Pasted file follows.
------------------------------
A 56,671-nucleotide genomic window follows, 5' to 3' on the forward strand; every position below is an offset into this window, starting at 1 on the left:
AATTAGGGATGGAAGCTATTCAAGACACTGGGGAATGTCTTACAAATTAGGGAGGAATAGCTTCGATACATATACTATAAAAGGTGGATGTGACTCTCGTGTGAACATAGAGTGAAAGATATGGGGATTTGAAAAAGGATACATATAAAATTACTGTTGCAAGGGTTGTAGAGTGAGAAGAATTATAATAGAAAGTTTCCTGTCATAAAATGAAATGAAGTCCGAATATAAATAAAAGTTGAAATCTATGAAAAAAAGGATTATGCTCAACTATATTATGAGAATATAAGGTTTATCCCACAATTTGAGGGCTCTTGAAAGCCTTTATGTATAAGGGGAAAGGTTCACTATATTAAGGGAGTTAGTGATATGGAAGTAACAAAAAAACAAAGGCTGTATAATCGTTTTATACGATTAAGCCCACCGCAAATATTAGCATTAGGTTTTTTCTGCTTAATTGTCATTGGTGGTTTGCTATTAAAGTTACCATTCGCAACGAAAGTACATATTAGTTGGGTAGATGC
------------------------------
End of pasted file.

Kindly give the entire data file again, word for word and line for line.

A 56,671-nucleotide genomic window follows, 5' to 3' on the forward strand; every position below is an offset into this window, starting at 1 on the left:
AATTAGGGATGGAAGCTATTCAAGACACTGGGGAATGTCTTACAAATTAGGGAGGAATAGCTTCGATACATATACTATAAAAGGTGGATGTGACTCTCGTGTGAACATAGAGTGAAAGATATGGGGATTTGAAAAAGGATACATATAAAATTACTGTTGCAAGGGTTGTAGAGTGAGAAGAATTATAATAGAAAGTTTCCTGTCATAAAATGAAATGAAGTCCGAATATAAATAAAAGTTGAAATCTATGAAAAAAAGGATTATGCTCAACTATATTATGAGAATATAAGGTTTATCCCACAATTTGAGGGCTCTTGAAAGCCTTTATGTATAAGGGGAAAGGTTCACTATATTAAGGGAGTTAGTGATATGGAAGTAACAAAAAAACAAAGGCTGTATAATCGTTTTATACGATTAAGCCCACCGCAAATATTAGCATTAGGTTTTTTCTGCTTAATTGTCATTGGTGGTTTGCTATTAAAGTTACCATTCGCAACGAAAGTACATATTAGTTGGGTAGATGC